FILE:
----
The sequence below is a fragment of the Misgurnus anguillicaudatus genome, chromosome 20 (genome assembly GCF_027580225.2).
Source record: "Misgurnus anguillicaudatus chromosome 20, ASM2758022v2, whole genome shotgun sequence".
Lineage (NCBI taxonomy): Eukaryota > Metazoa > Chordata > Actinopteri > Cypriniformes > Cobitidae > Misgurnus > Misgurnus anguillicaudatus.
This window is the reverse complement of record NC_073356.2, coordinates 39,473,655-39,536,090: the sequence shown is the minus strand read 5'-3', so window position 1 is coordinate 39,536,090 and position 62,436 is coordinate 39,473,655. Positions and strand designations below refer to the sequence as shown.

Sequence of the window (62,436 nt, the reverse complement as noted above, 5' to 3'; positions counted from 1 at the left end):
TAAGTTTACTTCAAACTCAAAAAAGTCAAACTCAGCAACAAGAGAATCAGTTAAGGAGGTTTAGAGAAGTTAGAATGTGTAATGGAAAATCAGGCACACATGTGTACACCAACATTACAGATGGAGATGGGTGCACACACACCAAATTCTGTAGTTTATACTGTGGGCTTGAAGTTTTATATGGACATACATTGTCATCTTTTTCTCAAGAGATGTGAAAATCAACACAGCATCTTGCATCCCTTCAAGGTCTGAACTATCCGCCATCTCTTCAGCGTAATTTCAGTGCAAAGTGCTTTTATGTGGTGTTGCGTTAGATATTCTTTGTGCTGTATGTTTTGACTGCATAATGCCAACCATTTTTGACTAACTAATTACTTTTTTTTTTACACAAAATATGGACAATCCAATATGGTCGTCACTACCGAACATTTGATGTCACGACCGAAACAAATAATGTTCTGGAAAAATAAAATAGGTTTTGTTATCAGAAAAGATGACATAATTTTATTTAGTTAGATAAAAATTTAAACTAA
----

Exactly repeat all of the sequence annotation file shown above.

The sequence below is a fragment of the Misgurnus anguillicaudatus genome, chromosome 20 (genome assembly GCF_027580225.2).
Source record: "Misgurnus anguillicaudatus chromosome 20, ASM2758022v2, whole genome shotgun sequence".
Lineage (NCBI taxonomy): Eukaryota > Metazoa > Chordata > Actinopteri > Cypriniformes > Cobitidae > Misgurnus > Misgurnus anguillicaudatus.
This window is the reverse complement of record NC_073356.2, coordinates 39,473,655-39,536,090: the sequence shown is the minus strand read 5'-3', so window position 1 is coordinate 39,536,090 and position 62,436 is coordinate 39,473,655. Positions and strand designations below refer to the sequence as shown.

Sequence of the window (62,436 nt, the reverse complement as noted above, 5' to 3'; positions counted from 1 at the left end):
TAAGTTTACTTCAAACTCAAAAAAGTCAAACTCAGCAACAAGAGAATCAGTTAAGGAGGTTTAGAGAAGTTAGAATGTGTAATGGAAAATCAGGCACACATGTGTACACCAACATTACAGATGGAGATGGGTGCACACACACCAAATTCTGTAGTTTATACTGTGGGCTTGAAGTTTTATATGGACATACATTGTCATCTTTTTCTCAAGAGATGTGAAAATCAACACAGCATCTTGCATCCCTTCAAGGTCTGAACTATCCGCCATCTCTTCAGCGTAATTTCAGTGCAAAGTGCTTTTATGTGGTGTTGCGTTAGATATTCTTTGTGCTGTATGTTTTGACTGCATAATGCCAACCATTTTTGACTAACTAATTACTTTTTTTTTTACACAAAATATGGACAATCCAATATGGTCGTCACTACCGAACATTTGATGTCACGACCGAAACAAATAATGTTCTGGAAAAATAAAATAGGTTTTGTTATCAGAAAAGATGACATAATTTTATTTAGTTAGATAAAAATTTAAACTAA